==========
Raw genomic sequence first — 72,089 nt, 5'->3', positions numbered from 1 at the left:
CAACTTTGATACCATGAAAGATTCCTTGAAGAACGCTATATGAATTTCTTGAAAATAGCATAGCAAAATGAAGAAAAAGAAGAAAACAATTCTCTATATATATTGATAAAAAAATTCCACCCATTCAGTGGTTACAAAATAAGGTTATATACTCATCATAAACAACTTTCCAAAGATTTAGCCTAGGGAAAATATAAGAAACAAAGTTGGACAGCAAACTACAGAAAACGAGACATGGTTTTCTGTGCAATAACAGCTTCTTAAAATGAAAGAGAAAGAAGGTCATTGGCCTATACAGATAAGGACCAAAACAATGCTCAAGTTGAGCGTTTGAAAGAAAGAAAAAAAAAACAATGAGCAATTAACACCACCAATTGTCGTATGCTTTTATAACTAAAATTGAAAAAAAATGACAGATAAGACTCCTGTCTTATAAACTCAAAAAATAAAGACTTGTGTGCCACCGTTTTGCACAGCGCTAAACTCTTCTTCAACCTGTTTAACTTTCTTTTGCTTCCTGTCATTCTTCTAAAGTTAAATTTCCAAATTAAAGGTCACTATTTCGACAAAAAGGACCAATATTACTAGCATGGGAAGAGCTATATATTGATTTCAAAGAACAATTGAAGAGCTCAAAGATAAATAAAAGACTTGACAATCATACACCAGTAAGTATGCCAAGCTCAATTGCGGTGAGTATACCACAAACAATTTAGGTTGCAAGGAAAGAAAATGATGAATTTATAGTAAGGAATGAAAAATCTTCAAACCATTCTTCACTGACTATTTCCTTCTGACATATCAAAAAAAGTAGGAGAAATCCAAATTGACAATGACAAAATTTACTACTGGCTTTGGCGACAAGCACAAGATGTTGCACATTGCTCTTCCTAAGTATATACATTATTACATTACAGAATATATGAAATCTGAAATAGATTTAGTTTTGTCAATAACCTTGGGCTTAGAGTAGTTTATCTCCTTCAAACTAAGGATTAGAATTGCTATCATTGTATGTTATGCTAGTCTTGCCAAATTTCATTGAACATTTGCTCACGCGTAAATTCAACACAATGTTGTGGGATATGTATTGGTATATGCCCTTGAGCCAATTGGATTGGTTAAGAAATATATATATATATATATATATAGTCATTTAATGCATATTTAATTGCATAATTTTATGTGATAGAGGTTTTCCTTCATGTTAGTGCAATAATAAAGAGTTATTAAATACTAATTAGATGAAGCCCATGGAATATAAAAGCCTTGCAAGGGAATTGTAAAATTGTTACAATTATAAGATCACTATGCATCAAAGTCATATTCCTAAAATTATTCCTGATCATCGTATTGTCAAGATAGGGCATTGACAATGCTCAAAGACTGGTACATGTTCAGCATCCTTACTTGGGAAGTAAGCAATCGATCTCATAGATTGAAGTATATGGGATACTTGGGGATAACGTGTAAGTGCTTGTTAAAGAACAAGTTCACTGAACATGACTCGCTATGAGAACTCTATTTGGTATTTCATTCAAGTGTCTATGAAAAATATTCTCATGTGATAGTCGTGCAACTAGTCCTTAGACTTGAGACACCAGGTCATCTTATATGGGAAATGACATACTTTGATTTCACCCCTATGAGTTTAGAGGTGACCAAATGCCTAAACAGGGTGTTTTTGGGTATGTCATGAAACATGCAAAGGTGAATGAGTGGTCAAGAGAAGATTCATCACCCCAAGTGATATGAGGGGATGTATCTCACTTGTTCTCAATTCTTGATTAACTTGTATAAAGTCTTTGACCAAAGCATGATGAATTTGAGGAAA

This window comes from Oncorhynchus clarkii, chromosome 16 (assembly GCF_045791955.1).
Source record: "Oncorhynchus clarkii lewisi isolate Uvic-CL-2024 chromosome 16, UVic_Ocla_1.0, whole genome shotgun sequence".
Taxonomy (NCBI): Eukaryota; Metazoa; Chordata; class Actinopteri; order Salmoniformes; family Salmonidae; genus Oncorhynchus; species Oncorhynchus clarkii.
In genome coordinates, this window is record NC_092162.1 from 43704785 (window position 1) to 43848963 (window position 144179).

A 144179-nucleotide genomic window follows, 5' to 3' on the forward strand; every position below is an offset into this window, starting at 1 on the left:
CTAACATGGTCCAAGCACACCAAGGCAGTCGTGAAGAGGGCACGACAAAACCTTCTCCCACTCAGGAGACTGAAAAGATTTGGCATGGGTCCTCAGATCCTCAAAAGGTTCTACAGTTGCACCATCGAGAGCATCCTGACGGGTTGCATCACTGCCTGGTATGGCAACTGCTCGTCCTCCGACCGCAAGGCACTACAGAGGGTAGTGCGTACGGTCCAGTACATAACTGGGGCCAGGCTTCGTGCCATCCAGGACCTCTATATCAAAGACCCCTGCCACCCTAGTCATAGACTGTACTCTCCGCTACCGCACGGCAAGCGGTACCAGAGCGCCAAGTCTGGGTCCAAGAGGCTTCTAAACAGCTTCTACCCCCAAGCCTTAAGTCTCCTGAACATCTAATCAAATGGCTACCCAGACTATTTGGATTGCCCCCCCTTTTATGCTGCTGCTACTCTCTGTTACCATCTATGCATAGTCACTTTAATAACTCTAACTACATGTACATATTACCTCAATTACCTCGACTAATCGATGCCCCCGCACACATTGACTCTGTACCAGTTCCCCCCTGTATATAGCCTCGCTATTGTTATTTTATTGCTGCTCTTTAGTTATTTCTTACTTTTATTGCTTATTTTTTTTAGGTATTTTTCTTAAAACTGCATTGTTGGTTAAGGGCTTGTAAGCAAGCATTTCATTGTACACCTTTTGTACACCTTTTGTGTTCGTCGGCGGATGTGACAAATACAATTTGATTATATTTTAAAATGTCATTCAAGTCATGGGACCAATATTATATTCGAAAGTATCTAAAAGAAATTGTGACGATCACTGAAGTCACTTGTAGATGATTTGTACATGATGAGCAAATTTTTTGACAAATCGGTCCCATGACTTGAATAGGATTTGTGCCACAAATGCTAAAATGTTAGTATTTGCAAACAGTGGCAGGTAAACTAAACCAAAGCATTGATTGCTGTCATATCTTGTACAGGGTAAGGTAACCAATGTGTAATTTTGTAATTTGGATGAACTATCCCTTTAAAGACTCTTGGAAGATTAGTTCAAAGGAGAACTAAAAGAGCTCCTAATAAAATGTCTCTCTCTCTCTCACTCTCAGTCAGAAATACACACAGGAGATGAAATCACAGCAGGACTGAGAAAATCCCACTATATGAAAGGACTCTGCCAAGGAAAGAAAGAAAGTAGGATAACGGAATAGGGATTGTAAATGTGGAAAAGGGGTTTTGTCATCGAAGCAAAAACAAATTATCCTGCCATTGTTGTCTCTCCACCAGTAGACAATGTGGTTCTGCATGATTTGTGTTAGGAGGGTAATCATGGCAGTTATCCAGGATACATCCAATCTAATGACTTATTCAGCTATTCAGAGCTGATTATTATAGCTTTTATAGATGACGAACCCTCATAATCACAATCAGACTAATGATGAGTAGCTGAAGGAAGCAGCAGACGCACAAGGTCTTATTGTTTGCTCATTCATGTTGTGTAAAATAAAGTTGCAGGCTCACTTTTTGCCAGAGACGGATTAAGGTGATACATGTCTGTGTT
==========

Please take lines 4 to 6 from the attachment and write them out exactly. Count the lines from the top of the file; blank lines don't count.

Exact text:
Source record: "Oncorhynchus clarkii lewisi isolate Uvic-CL-2024 chromosome 16, UVic_Ocla_1.0, whole genome shotgun sequence".
Taxonomy (NCBI): Eukaryota; Metazoa; Chordata; class Actinopteri; order Salmoniformes; family Salmonidae; genus Oncorhynchus; species Oncorhynchus clarkii.
In genome coordinates, this window is record NC_092162.1 from 43704785 (window position 1) to 43848963 (window position 144179).